Dynamically Inserted Ads: The ad is inserted at the time of the file request. If the file is being progressively downloaded, in the case of online listening, the ad can be inserted during a designated ad break. This method of ad delivery allows for more precise targeting and scheduling.
Compared to other forms of digital advertising, podcast ad impressions are rather hard to measure. Although download counts can be confirmed by analyzing server logs, ad impressions are difficult to track. A user can download an episode to their device but never play the episode or only listen to a partial episode. This issue exists because most podcast apps do not pass back playback information.
But because of Apple’s commitment to user privacy, that type of information will be aggregated and anonymized, leaving advertisers empty-handed when it comes to targeting data. According to the IAB, podcast players capable of notifying a server when an ad has been played accounts for less than 3% of the podcast industry.
When it comes to estimating audience size, subscriber count is the closest proxy.
Aside from show popularity, the position in the show where your ad will play will determine the CPM. Ad lengths and the number of ad segments vary by publisher and show, but generally, there are three ad spots:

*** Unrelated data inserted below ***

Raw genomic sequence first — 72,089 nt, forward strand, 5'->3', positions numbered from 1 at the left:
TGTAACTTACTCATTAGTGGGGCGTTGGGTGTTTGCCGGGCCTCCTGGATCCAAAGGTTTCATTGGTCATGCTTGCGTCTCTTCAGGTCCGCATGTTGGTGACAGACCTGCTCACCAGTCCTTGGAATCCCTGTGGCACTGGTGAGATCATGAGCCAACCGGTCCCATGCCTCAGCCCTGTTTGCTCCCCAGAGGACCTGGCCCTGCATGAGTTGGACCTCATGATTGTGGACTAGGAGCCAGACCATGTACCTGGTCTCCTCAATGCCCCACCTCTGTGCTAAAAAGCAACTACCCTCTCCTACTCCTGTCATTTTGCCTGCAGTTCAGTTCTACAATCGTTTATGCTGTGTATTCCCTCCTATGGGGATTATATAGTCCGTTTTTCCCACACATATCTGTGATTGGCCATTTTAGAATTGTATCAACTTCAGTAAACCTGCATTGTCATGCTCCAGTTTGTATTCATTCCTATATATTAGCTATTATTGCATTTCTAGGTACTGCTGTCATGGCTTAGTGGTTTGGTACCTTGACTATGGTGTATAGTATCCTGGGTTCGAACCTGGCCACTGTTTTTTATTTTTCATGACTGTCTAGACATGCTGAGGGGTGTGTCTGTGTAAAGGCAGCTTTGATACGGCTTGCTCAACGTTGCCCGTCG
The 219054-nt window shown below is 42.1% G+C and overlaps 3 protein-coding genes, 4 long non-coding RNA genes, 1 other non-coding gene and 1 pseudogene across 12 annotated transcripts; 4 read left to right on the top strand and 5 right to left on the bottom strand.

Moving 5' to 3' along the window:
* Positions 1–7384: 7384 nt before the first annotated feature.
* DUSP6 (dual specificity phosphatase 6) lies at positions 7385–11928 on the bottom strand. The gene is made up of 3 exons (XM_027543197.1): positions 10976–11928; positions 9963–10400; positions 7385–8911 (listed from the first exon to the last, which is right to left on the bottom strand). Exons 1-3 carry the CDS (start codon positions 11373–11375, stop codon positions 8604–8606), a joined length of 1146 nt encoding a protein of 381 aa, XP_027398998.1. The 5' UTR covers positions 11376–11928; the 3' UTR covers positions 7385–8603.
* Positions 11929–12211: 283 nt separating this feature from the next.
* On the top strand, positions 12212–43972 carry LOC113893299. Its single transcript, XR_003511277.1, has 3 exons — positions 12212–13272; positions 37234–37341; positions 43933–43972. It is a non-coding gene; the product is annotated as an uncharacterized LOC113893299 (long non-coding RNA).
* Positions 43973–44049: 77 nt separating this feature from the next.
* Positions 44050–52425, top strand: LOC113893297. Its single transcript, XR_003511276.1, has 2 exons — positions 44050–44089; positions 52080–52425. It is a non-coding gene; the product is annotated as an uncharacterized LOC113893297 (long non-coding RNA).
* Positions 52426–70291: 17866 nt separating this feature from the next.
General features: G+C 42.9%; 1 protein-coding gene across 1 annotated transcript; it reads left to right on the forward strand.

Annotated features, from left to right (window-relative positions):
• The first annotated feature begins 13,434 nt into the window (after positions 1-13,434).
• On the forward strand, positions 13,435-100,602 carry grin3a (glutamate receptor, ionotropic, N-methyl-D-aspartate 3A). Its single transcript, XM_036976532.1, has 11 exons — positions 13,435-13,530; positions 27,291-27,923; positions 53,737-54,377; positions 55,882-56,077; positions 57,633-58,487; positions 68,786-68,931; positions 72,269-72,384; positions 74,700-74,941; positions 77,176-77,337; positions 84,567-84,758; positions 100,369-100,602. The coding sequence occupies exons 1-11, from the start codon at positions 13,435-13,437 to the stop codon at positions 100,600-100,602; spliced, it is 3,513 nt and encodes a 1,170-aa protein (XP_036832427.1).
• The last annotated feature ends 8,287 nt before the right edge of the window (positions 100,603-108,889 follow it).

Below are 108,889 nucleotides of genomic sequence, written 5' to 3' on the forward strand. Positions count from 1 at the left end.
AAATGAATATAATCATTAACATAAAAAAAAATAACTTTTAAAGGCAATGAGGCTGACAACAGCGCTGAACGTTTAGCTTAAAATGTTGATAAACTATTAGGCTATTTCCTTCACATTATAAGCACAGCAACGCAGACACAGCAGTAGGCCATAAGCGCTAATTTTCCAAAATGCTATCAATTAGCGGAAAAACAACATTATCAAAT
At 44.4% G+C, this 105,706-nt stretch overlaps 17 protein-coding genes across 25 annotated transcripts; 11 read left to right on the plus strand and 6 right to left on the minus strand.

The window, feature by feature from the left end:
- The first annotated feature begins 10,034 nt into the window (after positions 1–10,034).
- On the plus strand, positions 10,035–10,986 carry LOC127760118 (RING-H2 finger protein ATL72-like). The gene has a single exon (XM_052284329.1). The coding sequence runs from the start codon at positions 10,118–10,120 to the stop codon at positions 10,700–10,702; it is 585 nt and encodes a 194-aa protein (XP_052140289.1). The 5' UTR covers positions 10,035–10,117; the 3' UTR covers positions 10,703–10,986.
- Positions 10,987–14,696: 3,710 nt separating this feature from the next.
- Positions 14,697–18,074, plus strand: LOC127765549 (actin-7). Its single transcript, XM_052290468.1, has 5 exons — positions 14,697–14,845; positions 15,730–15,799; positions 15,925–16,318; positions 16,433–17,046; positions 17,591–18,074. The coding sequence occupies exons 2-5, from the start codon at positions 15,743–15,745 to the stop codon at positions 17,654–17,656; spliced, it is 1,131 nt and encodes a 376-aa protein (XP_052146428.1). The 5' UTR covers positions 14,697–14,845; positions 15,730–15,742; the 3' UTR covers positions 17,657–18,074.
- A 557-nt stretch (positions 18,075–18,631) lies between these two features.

Pre-Roll: Plays at the beginning of the show.
Mid-Roll: Plays in the middle of the content. Typically longer and more expensive than pre- and post-roll spots.
Post-Roll: Plays at the end of an episode. Generally the cheapest ad spot.
The success of your podcast advertising campaign rides on the ad format you chose. If you’re deciding whether or not to run the ad natively, take into consideration that podcasts are a highly engaging, lean-forward medium.
Host-Read: The ad is read by the host. The advertiser can either provide the host with a written script or give the host a few key talking points about the product/service and let the host improvise from there. This allows the ad to take on the personality of the host and piggyback off the trust the listener has established with the host. Host-read ads can also be in the form of an endorsement where the host talks about their experience with a product or service. These ads can be integrated or dynamically inserted.